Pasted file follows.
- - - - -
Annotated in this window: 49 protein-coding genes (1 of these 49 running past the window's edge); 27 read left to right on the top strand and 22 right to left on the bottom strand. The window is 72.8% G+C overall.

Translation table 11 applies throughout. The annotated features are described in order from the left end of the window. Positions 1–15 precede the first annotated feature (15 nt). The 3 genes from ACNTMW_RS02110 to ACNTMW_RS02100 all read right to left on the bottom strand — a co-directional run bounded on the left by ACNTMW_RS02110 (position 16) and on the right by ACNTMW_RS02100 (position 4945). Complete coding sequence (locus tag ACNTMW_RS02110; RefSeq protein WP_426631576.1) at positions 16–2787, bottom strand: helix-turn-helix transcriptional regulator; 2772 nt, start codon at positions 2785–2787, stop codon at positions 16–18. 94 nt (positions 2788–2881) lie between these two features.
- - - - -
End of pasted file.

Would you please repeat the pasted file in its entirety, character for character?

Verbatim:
Annotated in this window: 49 protein-coding genes (1 of these 49 running past the window's edge); 27 read left to right on the top strand and 22 right to left on the bottom strand. The window is 72.8% G+C overall.

Translation table 11 applies throughout. The annotated features are described in order from the left end of the window. Positions 1–15 precede the first annotated feature (15 nt). The 3 genes from ACNTMW_RS02110 to ACNTMW_RS02100 all read right to left on the bottom strand — a co-directional run bounded on the left by ACNTMW_RS02110 (position 16) and on the right by ACNTMW_RS02100 (position 4945). Complete coding sequence (locus tag ACNTMW_RS02110; RefSeq protein WP_426631576.1) at positions 16–2787, bottom strand: helix-turn-helix transcriptional regulator; 2772 nt, start codon at positions 2785–2787, stop codon at positions 16–18. 94 nt (positions 2788–2881) lie between these two features.